Rumours, nostalgia, and being back in the Championship.
Henry Grover gives us a glimpse of daily life in Hornet Heaven.
Henry Grover died in 1949 at the age of 83. In 1881, he founded Watford Rovers — the team that later became Watford FC. In Hornet Heaven, he’s known as as The Father Of The Club.
I always start my day the same way: by grabbing myself a programme and popping through the ancient turnstile. I always go to the same match because I like to keep myself regular. My current choice is a 3-2 home win over Everton in 2016. It’s highly nourishing, with a special sprinkling of Stefano Okaka flakes.
After that, I’m ready for whatever another day in Hornet Heaven can throw at me as Father Of The Club.
Since relegation from the Premier League, quite a few residents have needed jollying up. I do my best to keep things cheery, but a lot of people’s self-esteem is affected by which division we’re in. Personally, I’m delighted that the club is at a higher level than a kickabout in Cassiobury Park — which is how I got things started in 1881. I try to persuade people that, even in the Championship, we’re still punching above our weight. Then I remember that we’ll be playing Wycombe Wanderers twice this season and I doubt myself.
In the middle of the day, I enjoy an excursion. I can’t go outside Hornet Heaven, of course, because we’re locked down for eternity. But a trip through the ancient turnstile to an old game helps me see something of the world. This tends to be Selhurst Park a lot, admittedly, but it’s good to get out.
My choice of midday game depends on my mood. If I’m after a bit of good old nostalgia, I’ll go to something like the first leg of our League Cup semi-final in 1979 when Ross and Luther took the game to Nottingham Forest on a pitch that appeared to be a tributary of the River Trent. Or, if I have a curious itch I need to scratch, I might revisit an incident that has passed into myth — like Albert McClenaghan’s throw-in against Southport in 1977 — to find out what really happened. If I need perking up, I’ll go for something prescription-strength like the Kaiserslautern game.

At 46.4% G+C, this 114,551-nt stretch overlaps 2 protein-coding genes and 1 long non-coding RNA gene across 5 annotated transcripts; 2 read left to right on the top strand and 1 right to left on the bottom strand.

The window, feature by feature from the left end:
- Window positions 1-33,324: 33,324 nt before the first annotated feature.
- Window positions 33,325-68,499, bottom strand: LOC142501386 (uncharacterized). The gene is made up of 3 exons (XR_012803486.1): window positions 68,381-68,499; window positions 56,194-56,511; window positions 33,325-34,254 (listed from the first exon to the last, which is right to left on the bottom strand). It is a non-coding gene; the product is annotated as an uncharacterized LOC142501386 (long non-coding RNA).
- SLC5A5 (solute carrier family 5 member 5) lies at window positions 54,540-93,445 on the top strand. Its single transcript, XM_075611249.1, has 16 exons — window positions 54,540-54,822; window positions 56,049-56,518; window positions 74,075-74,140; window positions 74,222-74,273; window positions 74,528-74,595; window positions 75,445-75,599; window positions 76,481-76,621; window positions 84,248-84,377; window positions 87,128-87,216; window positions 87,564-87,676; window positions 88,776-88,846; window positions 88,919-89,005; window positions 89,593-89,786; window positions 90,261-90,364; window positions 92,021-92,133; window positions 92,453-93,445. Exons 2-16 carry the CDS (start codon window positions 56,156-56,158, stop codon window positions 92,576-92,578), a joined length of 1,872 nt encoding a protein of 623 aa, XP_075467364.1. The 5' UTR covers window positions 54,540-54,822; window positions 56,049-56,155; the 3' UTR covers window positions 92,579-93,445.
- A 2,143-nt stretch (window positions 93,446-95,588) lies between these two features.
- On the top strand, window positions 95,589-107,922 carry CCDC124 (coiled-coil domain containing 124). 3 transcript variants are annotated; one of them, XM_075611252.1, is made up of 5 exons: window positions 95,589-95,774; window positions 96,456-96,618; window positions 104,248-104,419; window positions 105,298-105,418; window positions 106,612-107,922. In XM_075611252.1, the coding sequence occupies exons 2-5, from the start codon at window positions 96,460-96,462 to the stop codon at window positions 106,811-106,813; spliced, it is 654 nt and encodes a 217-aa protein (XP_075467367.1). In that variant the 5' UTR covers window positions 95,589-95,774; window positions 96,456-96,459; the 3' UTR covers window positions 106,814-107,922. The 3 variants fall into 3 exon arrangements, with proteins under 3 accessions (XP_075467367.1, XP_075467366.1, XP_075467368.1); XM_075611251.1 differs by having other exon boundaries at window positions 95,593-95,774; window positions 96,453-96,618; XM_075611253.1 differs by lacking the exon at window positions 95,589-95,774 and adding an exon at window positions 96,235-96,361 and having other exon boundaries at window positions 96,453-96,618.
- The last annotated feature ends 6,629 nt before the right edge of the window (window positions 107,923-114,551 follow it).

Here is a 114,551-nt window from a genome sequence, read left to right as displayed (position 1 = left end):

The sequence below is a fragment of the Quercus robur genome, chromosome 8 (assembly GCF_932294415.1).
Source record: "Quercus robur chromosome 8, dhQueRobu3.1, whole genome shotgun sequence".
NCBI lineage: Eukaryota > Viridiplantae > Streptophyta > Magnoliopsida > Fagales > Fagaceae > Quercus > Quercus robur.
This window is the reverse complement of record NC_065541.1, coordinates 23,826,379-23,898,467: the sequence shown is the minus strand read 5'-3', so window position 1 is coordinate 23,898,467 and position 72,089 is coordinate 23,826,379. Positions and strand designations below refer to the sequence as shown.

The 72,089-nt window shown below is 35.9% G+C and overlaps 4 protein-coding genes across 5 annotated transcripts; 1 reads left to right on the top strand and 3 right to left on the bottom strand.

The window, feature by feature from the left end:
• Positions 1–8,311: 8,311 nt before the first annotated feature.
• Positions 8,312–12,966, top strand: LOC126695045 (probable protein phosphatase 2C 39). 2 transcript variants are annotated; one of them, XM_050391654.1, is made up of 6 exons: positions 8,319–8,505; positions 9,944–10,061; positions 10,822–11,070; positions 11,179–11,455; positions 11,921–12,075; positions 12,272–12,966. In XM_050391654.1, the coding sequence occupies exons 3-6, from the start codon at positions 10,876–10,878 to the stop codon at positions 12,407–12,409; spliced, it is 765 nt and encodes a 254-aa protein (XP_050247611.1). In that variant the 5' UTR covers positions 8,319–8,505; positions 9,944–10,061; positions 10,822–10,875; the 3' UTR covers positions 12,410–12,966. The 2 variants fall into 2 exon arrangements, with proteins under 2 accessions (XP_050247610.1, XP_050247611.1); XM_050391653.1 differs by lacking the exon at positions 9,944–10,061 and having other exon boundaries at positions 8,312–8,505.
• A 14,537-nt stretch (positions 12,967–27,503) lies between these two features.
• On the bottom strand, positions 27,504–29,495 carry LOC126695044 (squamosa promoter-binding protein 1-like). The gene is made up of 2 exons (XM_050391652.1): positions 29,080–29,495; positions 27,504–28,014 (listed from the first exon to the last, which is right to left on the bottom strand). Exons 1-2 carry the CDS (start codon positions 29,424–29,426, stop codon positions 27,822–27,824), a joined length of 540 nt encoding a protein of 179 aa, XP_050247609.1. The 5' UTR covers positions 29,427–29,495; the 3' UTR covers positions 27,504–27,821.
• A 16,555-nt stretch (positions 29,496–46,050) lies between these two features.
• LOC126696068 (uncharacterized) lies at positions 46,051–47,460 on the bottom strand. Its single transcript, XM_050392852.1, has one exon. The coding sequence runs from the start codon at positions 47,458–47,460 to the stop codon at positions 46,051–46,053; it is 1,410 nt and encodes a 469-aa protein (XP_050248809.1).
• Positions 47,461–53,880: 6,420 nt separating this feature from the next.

In the afternoons, I like to find out whether any new residents have joined us in Hornet Heaven. They arrive with news and gossip that we normally miss out on because all we get to see are the matches themselves. New arrivals can tell us who’s said what on Twitter or Instagram. It’s good to be given a peek behind the veil even if what’s underneath is dreadfully ugly. (Which, I’m given to understand, is a very good description of Twitter.)
If the day’s a matchday, I keep an ear cocked for the cry of ‘Programme’s In!’ — which means we can all hurry through the ancient turnstile to see a brand new Watford game. Sometimes, brand new Watford games look very similar to recent Watford games. (You know the thing: we look sound defensively, and promising going forwards, but we don’t actually create any chances.) But we’re always on tenterhooks to know the outcome of the latest episode in this soap opera that none of us can escape. Often it’s a splendid outcome. If you want my advice, there’s nothing so nice as taking three points off of Luton.
In the evening, I like to wind down with a few friends. I have a regular booth in The Gallery restaurant in the south west corner of the stadium. Most nights, I’m there with my oldest pal — Charlie Peacock — who played in the original Cassiobury Park kickabout in 1881. Hornet Heaven is wonderful in lots of different ways, but it’s the friendships with other Watford fans that mean the most. Matches may be wretched, and relegations may hurt, but our love for the club keeps us all together. It always has done, and always will do, for eternity.
Having said that, Charlie is totally wrong about the new kit.